“I thought I’d get a watered-down education from a narrow perspective,” she says, “but I haven’t, so far. They’ve got some outstanding guest artists and good professors.”
One perpetual challenge for Christian colleges is the perception that academics are substandard and students’ SAT scores aren’t up there with the elite schools.
A perfect score on the SAT is 1600; the average for all entering college freshmen this fall is 1026. Of 10 “new breed” Christian colleges surveyed by The Times for this series, the student body of only one — Southern Adventist University, at 930 — fell below the average. Most placed well above it.
Wheaton College, sometimes called “the Harvard of Christian colleges” and a haven for what’s known as “Type-A” Christian students, led the list at 1315.
Wheaton, perhaps best known as the alma mater of famed evangelist the Rev. Billy Graham, ranks 53rd on the U.S. News & World Report’s annual list of top liberal arts colleges. Its airy cafeteria was ranked best in the country last year by Princeton Review, in part because of mounds of fresh fruit and a daily output of 450 pizzas, 6,000 cookies and 45 pies.
The 143-year-old college counts 800 alumni in the Washington area, including an extensive network around Capitol Hill. White House speechwriter Michael Gerson is an alumnus; so is former Sen. Dan Coats, Illinois Republican; Rep. Jim McDermott, Washington Democrat; and House Speaker J. Dennis Hastert, Illinois Republican.
There are plenty more in the ranks of Washington’s lobbyists, ambassadors, White House employees and other government workers. Todd Beamer, one of the heroes aboard United Flight 93 on September 11, was a Wheaton graduate.
National Merit Scholars make up 40 percent to 45 percent of each entering class of 576. The only cohort not applying in great numbers is minorities, who make up 10 percent of enrollment.
“Many black and Hispanic students haven’t heard of this place,” Wheaton admissions director Shawn Leftwich admits.
“The students who turn us down aren’t going to other Christian colleges,” Provost Stan Jones says. “They are turning us down to go to the Ivys.”
Many other Christian colleges struggle to retain 50 percent or more of freshman classes, Mr. Jones notes, “but we retain 90 percent.”
What makes students take a second look at a school in Chicago’s western suburbs? One answer is the 171 full-time faculty, whose salaries average $63,000, highest among the CCCU’s 104 affiliated schools.
Full professors average $70,000, according to the Chronicle of Higher Education, and Wheaton has attracted some of the better names in academia. History professors Mark Noll and Edith Blumhofer, the latter also director of the Institute for the Study of American Evangelicals, are just two.
“Our goal generally is not to indoctrinate our students,” Mr. Jones says. “At its best Wheaton College will be a dangerous place for students, because there’s nothing more dangerous than ideas. They’ll read Freud, Nietzsche and Kant, the most dangerous thinkers of contemporary and past ages. In the end, students will make their own decisions. The best thing we can do is not be hypocrites, and to be healthy and self-critical.”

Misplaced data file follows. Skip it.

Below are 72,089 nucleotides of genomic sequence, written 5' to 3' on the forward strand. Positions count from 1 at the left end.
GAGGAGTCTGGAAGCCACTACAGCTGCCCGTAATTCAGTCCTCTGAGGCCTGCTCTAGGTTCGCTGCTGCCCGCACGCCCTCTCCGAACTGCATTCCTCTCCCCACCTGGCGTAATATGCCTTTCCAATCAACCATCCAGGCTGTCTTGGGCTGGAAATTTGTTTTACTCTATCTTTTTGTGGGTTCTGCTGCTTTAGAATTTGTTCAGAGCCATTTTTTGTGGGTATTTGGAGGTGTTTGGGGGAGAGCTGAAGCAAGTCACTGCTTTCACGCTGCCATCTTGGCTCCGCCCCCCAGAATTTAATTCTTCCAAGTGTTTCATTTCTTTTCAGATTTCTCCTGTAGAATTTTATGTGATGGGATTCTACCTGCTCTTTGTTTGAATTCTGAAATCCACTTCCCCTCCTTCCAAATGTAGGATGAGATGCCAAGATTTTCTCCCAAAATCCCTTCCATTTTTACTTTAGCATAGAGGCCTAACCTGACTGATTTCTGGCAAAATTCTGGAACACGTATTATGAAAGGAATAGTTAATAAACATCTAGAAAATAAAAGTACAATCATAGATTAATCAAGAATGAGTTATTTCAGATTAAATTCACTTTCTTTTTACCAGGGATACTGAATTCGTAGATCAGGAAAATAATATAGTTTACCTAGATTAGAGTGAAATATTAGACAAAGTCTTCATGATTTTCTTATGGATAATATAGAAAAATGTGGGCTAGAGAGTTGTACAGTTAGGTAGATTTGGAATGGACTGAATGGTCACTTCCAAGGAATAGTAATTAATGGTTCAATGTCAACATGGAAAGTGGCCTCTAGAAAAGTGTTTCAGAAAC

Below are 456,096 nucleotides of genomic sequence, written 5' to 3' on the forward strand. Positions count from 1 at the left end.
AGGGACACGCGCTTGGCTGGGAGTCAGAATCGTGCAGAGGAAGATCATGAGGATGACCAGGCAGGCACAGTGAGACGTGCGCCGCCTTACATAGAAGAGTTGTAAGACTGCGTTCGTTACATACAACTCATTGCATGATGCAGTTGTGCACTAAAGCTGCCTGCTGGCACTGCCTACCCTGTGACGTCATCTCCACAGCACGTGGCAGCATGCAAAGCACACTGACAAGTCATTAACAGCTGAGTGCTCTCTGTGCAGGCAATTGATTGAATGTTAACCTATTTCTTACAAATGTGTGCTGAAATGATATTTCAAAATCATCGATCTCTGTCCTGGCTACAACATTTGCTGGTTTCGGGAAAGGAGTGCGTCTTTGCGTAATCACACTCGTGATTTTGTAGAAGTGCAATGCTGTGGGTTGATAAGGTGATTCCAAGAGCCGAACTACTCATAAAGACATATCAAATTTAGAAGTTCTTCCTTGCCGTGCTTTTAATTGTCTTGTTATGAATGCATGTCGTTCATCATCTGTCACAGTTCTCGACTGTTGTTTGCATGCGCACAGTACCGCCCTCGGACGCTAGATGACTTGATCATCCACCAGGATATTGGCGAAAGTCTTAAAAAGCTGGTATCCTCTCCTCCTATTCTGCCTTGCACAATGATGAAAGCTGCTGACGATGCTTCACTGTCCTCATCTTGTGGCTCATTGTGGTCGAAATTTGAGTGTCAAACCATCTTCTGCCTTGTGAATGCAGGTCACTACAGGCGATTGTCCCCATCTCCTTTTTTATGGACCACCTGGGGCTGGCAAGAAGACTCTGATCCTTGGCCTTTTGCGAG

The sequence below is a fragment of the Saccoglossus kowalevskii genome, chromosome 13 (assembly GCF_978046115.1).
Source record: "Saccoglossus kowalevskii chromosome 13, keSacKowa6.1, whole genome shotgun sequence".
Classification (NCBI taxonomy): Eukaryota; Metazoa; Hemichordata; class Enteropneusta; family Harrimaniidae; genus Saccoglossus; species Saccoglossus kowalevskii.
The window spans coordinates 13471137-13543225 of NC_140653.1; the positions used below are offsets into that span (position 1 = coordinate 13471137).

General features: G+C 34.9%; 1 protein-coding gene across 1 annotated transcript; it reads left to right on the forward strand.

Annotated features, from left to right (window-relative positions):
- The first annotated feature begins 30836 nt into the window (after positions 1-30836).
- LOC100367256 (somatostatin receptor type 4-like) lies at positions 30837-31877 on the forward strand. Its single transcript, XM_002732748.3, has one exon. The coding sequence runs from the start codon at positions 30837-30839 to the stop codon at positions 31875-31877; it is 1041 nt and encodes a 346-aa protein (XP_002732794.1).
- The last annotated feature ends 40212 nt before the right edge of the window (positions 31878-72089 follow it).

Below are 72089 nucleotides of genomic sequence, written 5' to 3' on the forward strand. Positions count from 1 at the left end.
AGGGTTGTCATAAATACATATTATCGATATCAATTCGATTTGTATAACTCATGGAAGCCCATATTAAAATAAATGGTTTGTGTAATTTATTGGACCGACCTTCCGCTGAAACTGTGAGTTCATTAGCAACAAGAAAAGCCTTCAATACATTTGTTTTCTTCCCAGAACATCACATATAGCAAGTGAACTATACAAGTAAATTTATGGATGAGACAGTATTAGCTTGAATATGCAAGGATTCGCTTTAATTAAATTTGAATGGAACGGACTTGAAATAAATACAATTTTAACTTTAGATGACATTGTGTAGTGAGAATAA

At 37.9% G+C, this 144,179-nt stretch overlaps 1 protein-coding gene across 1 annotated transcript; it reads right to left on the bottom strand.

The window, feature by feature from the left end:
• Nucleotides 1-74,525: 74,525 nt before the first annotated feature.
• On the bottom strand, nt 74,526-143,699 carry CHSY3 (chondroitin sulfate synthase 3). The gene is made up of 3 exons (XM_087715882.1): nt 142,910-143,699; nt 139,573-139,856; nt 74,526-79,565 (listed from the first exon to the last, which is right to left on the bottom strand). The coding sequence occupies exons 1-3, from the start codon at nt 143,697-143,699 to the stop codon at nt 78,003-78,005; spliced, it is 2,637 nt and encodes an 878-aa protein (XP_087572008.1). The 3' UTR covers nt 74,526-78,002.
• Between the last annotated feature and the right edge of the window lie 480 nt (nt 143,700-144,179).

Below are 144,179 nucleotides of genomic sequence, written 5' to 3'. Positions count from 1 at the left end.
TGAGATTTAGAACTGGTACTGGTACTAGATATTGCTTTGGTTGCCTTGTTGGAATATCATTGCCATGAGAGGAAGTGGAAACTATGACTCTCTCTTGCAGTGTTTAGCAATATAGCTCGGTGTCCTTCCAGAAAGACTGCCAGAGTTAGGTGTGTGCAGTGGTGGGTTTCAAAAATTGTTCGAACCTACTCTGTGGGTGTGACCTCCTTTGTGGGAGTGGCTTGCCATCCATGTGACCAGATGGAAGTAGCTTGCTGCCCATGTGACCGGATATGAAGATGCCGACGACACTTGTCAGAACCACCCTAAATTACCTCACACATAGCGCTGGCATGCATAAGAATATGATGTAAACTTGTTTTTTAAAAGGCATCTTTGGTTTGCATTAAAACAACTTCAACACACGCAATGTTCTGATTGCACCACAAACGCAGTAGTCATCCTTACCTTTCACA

Wheaton’s combination of spiritual seriousness and academic capability got some ribbing in the media this past year when the college decided to allow student dances on campus. Despite headlines such as “Footloose and Still Faithful,” administrators insist it was a carefully considered move.
Wheaton already had a dance ministry, Zoe’s Feet.
During chapel one morning just before graduation, young men and women in black tights dance out the story of a prodigal daughter in a piece choreographed by sophomore Karyn Moy.
“I’m grateful I came to Wheaton because it was here that God found me,” Miss Moy says, before the ensemble swings into an Afro-tribal rock tune by contemporary Christian singer Nicole C. Mullen.
Wheaton students feel compelled to get it together spiritually, physically and academically.
“We’ve been told so much that we’re the cream of the crop that we sort of believe it,” one student told the journal Religion and Education in 2001, “and we feel that we have to live up to that.”
Just what they must live up to is illustrated by Wheaton President Duane Litfin, who points to President Bush’s dramatic speech to Congress on Sept. 20, 2001.
“Denny Hastert was behind him, Michael Gerson wrote his speech and Bush was mentioning Todd [while his widow] Lisa Beamer was sitting in the balcony,” Mr. Litfin says. “Right there in one frame, you had four diverse Wheaton grads. What other school can you say that about? It was a reminder to me that we are doing what we do well. We are turning out people who make a difference.”
Belief on a bluff
Along with the Southern Baptists, Catholics and Seventh-day Adventists, America’s 8.3 million Lutherans have plowed millions of dollars into education. One of the most conservative Lutheran denominations, the 2.5 million-member Missouri Synod, has built a network of 10 schools around the name Concordia, which is Latin for “unity.”
The Missouri Synod’s crown jewel is in Mequon, a northern suburb of Milwaukee. At 4,900 full- and part-time students, Concordia University is the world’s second-largest Lutheran college, after the Lutheran University of Brazil.
Situated on a bluff 135 feet above a deserted Lake Michigan beach, the site was a Catholic convent until sold to the Lutherans in 1982 for $7.1 million.
Undergraduates number more than 1,300 and this fall’s record entering class is 500 students, up 10 percent from last year. And the freshman class of 450 last year showed a 10 percent increase.